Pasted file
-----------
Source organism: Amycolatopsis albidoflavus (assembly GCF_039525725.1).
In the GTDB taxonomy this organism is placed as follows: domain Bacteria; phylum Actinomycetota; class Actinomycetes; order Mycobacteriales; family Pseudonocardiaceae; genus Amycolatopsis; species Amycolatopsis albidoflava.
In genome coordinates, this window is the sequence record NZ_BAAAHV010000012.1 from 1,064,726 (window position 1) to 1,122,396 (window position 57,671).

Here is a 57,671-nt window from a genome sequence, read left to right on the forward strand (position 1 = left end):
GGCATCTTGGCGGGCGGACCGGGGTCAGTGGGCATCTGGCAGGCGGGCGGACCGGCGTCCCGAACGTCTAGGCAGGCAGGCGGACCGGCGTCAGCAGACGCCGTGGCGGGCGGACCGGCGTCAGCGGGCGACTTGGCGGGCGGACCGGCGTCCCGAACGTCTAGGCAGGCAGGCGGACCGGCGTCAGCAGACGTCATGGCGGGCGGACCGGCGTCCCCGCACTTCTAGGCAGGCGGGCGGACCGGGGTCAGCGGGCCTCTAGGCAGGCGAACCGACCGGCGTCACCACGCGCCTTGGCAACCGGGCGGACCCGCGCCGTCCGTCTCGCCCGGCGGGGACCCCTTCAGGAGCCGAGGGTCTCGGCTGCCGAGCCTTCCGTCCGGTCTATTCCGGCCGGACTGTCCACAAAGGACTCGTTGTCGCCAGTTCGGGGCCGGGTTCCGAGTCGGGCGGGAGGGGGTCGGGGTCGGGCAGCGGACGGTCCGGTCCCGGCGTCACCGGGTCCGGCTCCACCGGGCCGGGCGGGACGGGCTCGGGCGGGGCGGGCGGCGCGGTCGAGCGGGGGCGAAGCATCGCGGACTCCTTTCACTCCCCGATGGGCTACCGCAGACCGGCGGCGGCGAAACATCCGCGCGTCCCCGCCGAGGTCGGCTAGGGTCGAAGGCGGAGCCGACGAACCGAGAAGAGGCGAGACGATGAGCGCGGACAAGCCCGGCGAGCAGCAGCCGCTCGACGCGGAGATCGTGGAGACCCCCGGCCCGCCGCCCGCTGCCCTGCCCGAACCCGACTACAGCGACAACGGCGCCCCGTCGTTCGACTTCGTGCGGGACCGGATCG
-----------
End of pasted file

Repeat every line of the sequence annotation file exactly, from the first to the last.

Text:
Source organism: Amycolatopsis albidoflavus (assembly GCF_039525725.1).
In the GTDB taxonomy this organism is placed as follows: domain Bacteria; phylum Actinomycetota; class Actinomycetes; order Mycobacteriales; family Pseudonocardiaceae; genus Amycolatopsis; species Amycolatopsis albidoflava.
In genome coordinates, this window is the sequence record NZ_BAAAHV010000012.1 from 1,064,726 (window position 1) to 1,122,396 (window position 57,671).

Here is a 57,671-nt window from a genome sequence, read left to right on the forward strand (position 1 = left end):
GGCATCTTGGCGGGCGGACCGGGGTCAGTGGGCATCTGGCAGGCGGGCGGACCGGCGTCCCGAACGTCTAGGCAGGCAGGCGGACCGGCGTCAGCAGACGCCGTGGCGGGCGGACCGGCGTCAGCGGGCGACTTGGCGGGCGGACCGGCGTCCCGAACGTCTAGGCAGGCAGGCGGACCGGCGTCAGCAGACGTCATGGCGGGCGGACCGGCGTCCCCGCACTTCTAGGCAGGCGGGCGGACCGGGGTCAGCGGGCCTCTAGGCAGGCGAACCGACCGGCGTCACCACGCGCCTTGGCAACCGGGCGGACCCGCGCCGTCCGTCTCGCCCGGCGGGGACCCCTTCAGGAGCCGAGGGTCTCGGCTGCCGAGCCTTCCGTCCGGTCTATTCCGGCCGGACTGTCCACAAAGGACTCGTTGTCGCCAGTTCGGGGCCGGGTTCCGAGTCGGGCGGGAGGGGGTCGGGGTCGGGCAGCGGACGGTCCGGTCCCGGCGTCACCGGGTCCGGCTCCACCGGGCCGGGCGGGACGGGCTCGGGCGGGGCGGGCGGCGCGGTCGAGCGGGGGCGAAGCATCGCGGACTCCTTTCACTCCCCGATGGGCTACCGCAGACCGGCGGCGGCGAAACATCCGCGCGTCCCCGCCGAGGTCGGCTAGGGTCGAAGGCGGAGCCGACGAACCGAGAAGAGGCGAGACGATGAGCGCGGACAAGCCCGGCGAGCAGCAGCCGCTCGACGCGGAGATCGTGGAGACCCCCGGCCCGCCGCCCGCTGCCCTGCCCGAACCCGACTACAGCGACAACGGCGCCCCGTCGTTCGACTTCGTGCGGGACCGGATCG